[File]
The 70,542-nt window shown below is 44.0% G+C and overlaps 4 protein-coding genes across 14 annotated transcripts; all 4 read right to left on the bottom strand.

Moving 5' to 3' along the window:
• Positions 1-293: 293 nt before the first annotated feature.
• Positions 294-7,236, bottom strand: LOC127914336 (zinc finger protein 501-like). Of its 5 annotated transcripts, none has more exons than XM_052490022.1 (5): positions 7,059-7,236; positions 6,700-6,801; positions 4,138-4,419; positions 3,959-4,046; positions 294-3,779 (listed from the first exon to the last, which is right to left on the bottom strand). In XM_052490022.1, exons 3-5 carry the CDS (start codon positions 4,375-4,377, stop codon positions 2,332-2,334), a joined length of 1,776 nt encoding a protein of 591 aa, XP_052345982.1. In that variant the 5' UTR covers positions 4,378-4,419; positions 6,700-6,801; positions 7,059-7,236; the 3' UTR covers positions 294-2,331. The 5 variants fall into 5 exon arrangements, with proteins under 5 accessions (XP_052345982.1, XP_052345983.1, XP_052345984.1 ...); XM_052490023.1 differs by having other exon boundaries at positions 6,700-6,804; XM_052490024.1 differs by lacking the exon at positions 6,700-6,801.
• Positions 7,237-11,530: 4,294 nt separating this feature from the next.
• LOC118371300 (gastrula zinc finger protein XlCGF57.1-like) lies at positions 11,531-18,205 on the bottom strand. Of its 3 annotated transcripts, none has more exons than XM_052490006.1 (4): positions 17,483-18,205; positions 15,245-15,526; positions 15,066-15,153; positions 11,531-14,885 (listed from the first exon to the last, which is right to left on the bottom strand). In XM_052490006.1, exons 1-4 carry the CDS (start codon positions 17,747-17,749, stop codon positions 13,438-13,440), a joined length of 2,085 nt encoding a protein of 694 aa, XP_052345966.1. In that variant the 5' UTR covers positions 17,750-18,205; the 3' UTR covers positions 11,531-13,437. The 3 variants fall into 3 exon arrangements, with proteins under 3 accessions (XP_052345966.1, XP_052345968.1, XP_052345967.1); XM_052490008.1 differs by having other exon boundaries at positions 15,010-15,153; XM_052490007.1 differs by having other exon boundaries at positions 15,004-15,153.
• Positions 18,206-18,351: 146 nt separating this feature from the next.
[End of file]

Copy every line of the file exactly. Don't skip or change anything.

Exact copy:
The 70,542-nt window shown below is 44.0% G+C and overlaps 4 protein-coding genes across 14 annotated transcripts; all 4 read right to left on the bottom strand.

Moving 5' to 3' along the window:
• Positions 1-293: 293 nt before the first annotated feature.
• Positions 294-7,236, bottom strand: LOC127914336 (zinc finger protein 501-like). Of its 5 annotated transcripts, none has more exons than XM_052490022.1 (5): positions 7,059-7,236; positions 6,700-6,801; positions 4,138-4,419; positions 3,959-4,046; positions 294-3,779 (listed from the first exon to the last, which is right to left on the bottom strand). In XM_052490022.1, exons 3-5 carry the CDS (start codon positions 4,375-4,377, stop codon positions 2,332-2,334), a joined length of 1,776 nt encoding a protein of 591 aa, XP_052345982.1. In that variant the 5' UTR covers positions 4,378-4,419; positions 6,700-6,801; positions 7,059-7,236; the 3' UTR covers positions 294-2,331. The 5 variants fall into 5 exon arrangements, with proteins under 5 accessions (XP_052345982.1, XP_052345983.1, XP_052345984.1 ...); XM_052490023.1 differs by having other exon boundaries at positions 6,700-6,804; XM_052490024.1 differs by lacking the exon at positions 6,700-6,801.
• Positions 7,237-11,530: 4,294 nt separating this feature from the next.
• LOC118371300 (gastrula zinc finger protein XlCGF57.1-like) lies at positions 11,531-18,205 on the bottom strand. Of its 3 annotated transcripts, none has more exons than XM_052490006.1 (4): positions 17,483-18,205; positions 15,245-15,526; positions 15,066-15,153; positions 11,531-14,885 (listed from the first exon to the last, which is right to left on the bottom strand). In XM_052490006.1, exons 1-4 carry the CDS (start codon positions 17,747-17,749, stop codon positions 13,438-13,440), a joined length of 2,085 nt encoding a protein of 694 aa, XP_052345966.1. In that variant the 5' UTR covers positions 17,750-18,205; the 3' UTR covers positions 11,531-13,437. The 3 variants fall into 3 exon arrangements, with proteins under 3 accessions (XP_052345966.1, XP_052345968.1, XP_052345967.1); XM_052490008.1 differs by having other exon boundaries at positions 15,010-15,153; XM_052490007.1 differs by having other exon boundaries at positions 15,004-15,153.
• Positions 18,206-18,351: 146 nt separating this feature from the next.